In rejecting the notion of "medium scarcity," the district court preliminarily found that "competition on the poles" among cable operators is possible. Boulder II, 496 F.Supp. at 830. It is not clear whether this was a finding that no economic monopoly exists in Boulder, or whether this was only a finding that no physical law really limits the number of cables that can be laid or strung side by side. In any event, relying on Miami Herald Publishing Co. v. Tornillo, 418 U.S. 241, 94 S.Ct. 2831, 41 L.Ed.2d 730 (1974), the district court rejected economic monopoly as justifying any degree of regulation whatsoever. In Miami Herald, notwithstanding contentions that the nation is dominated by one-newspaper cities and that economic conditions have made new entry into the newspaper industry virtually impossible, the Supreme Court held that a state imposed public right of access to the pages of a newspaper violates the First Amendment. The district court concluded from Miami Herald that "scarcity" within the cable broadcasting medium arising from economic conditions could in no way justify regulation of cable operators. Boulder II, 496 F.Supp. at 830. Miami Herald, however, must be read in context. The Court was writing about newspapers, a communication medium protected by a long-standing and powerful tradition that keeping government's hands off is the best way to achieve the "profound national commitment to the principle that debate on public issues should be uninhibited, robust, and wide-open ...." New York Times Co. v. Sullivan, 376 U.S. 254, 270, 84 S.Ct. 710, 720, 11 L.Ed.2d 686 (1964). Moreover, Miami Herald involved an effort by state government to compel public access to a medium that is not tied to government in the way cable companies necessarily are. There, the characteristic of economic scarcity was unrelated to a disruptive use of the public domain requiring a government license. The state of Florida simply felt that access to the pages of newspapers was needed to ensure presentation of all differing viewpoints within the marketplace of ideas, and relied upon notions of economic concentration within the industry to justify its control upon newspapers. It was in this context that the Court concluded "economic scarcity," without more, could not overcome the First Amendment objection against requiring a private newspaper to print what Florida's right-of-reply statute dictated.
The cable broadcasting medium presents very different circumstances.10 As already noted, see note 9 supra, this industry has always been regulated in many respects. There is no tradition of nearly absolute freedom from government control. Most importantly, a cable company must significantly impact the public domain in order to operate; without a license, it cannot engage in cable broadcasting to disseminate information. This is exactly opposite of the situation in Miami Herald.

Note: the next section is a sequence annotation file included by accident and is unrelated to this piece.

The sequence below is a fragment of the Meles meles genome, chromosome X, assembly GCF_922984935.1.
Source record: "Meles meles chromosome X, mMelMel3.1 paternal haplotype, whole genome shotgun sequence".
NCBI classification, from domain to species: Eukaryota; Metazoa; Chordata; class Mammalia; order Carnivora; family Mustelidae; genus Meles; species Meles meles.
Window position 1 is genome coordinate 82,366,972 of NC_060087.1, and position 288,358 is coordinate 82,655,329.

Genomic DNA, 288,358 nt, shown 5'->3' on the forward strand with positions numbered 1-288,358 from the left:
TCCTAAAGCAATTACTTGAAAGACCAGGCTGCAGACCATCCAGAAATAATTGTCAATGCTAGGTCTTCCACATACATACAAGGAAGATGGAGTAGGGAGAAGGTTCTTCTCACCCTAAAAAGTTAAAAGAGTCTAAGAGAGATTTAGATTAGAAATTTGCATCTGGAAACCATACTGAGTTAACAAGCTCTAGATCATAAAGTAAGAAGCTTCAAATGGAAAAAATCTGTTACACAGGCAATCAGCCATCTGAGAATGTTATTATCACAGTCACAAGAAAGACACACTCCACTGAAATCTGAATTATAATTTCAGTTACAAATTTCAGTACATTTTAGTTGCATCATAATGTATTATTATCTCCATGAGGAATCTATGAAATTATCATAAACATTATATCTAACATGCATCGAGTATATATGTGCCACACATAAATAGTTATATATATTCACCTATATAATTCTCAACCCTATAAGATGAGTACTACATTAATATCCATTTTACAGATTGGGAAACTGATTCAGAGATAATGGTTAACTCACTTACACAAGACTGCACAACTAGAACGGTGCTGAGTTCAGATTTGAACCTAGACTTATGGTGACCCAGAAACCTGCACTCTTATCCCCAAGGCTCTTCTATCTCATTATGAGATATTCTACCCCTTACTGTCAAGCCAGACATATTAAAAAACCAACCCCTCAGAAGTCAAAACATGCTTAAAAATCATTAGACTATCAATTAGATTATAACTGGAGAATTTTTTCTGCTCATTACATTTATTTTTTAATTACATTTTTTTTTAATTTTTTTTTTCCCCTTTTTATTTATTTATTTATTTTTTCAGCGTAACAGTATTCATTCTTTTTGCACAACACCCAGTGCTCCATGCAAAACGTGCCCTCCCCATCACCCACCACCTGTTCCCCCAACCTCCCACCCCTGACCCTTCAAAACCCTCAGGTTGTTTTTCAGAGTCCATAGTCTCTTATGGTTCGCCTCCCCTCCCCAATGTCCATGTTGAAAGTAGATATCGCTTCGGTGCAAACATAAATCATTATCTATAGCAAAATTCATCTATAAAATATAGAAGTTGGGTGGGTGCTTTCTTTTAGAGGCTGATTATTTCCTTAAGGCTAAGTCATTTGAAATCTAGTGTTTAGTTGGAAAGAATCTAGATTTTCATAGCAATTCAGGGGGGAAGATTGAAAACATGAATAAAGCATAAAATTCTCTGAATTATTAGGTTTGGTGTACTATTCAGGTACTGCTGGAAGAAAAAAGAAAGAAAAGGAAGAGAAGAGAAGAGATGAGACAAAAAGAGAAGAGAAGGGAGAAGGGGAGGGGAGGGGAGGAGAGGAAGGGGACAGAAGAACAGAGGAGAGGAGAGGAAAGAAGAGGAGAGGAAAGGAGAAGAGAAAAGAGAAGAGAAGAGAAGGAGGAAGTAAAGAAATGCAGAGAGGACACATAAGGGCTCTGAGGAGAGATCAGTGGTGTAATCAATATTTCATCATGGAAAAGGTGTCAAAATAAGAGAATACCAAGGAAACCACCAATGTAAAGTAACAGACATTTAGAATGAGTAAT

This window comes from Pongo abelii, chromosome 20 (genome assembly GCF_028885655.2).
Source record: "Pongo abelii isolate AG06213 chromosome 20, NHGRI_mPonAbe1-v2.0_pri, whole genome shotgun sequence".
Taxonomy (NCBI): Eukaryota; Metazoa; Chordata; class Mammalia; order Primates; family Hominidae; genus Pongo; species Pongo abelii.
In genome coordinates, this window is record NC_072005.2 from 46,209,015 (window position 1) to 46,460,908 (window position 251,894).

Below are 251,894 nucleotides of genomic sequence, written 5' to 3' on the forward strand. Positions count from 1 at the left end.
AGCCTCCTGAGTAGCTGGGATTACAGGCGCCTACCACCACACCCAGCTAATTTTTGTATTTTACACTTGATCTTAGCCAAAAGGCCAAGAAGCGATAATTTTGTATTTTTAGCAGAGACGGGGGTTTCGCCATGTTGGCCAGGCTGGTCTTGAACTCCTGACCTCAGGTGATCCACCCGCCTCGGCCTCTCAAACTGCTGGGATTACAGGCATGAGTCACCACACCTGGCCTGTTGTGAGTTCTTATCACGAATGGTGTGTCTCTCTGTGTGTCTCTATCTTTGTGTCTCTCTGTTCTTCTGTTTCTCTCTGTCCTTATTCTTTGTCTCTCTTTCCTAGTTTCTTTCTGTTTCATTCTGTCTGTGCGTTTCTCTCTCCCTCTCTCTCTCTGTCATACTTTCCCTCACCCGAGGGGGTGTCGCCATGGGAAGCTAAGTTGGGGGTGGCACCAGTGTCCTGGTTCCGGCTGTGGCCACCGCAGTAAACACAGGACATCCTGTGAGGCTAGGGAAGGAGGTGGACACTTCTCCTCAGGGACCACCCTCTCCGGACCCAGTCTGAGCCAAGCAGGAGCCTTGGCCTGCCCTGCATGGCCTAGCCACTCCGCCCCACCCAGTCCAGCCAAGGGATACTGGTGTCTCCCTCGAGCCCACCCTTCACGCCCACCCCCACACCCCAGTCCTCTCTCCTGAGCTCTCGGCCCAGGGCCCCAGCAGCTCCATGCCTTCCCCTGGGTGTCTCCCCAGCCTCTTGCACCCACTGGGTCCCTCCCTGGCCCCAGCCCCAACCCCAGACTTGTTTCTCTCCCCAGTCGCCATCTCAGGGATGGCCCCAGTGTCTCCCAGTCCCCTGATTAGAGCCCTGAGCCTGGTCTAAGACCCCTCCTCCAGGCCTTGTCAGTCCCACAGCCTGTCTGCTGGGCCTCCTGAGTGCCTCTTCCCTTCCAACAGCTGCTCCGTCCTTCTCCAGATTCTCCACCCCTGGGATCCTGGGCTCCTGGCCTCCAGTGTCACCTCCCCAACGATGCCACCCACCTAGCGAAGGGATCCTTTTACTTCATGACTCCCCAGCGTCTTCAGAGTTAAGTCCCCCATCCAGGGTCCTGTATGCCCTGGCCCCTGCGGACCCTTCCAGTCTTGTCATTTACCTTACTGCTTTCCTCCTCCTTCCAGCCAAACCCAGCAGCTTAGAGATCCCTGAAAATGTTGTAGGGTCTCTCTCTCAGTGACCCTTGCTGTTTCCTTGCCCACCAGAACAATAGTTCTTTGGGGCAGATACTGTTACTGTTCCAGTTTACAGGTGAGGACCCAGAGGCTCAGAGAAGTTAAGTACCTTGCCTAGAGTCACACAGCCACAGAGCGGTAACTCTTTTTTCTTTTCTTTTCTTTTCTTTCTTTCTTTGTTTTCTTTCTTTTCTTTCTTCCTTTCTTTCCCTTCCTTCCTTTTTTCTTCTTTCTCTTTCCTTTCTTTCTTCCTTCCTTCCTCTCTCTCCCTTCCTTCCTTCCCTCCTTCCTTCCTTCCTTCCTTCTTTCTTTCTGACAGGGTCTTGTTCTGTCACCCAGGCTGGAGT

If when faced with a request for a license from a cable operator, government reasonably anticipates the kind of "medium scarcity" we have discussed, it must be permitted to deal with the effects of the scarcity that may attend the use of the license it is about to issue. That is, government must have some authority in such a context to see to it that optimum use is made of the cable medium in the public interest. In view of the lengthy franchises that cable operators seem to require, the City's districting ordinance might be justifiable as a means to avoid locking into an outmoded or less than state-of-the-art cable communications system.
The conclusion that natural monopoly is a constitutionally permissible justification for some degree of regulation of cable operators does not mean that the full panoply of principles governing the regulation of wireless broadcasters necessarily applies to cable operators. The general rationale for permitting government regulation may be the same, but the criteria upon which regulatory decisions may be made might differ. As the Supreme Court has stressed, "(e)ach method of communicating ideas is 'a law unto itself' and that law must reflect the 'differing natures, values, abuses and dangers' of each method." Metromedia, --- U.S. at ----, 101 S.Ct. at 2888 (quoting Kovacs v. Cooper, 336 U.S. 77, 97, 69 S.Ct. 448, 458, 93 L.Ed. 513 (1949)). For example, differences in (1) the degree of natural monopoly or "scarcity" characterizing the medium, (2) the pace and potential for technological change,11 or (3) the uses and possible uses of the medium such as two-way cable communications or even interconnection, might make kinds of regulations constitutionally permissible in one medium that would be forbidden in another. But we caution: the power to regulate is not one whit broader than the need that evokes it. Whether that power has been permissibly exercised by the City in this case calls for a particularized inquiry into the unique attributes of the cable broadcasting medium. The district court is best suited for such inquiry in the first instance upon a fully developed factual record.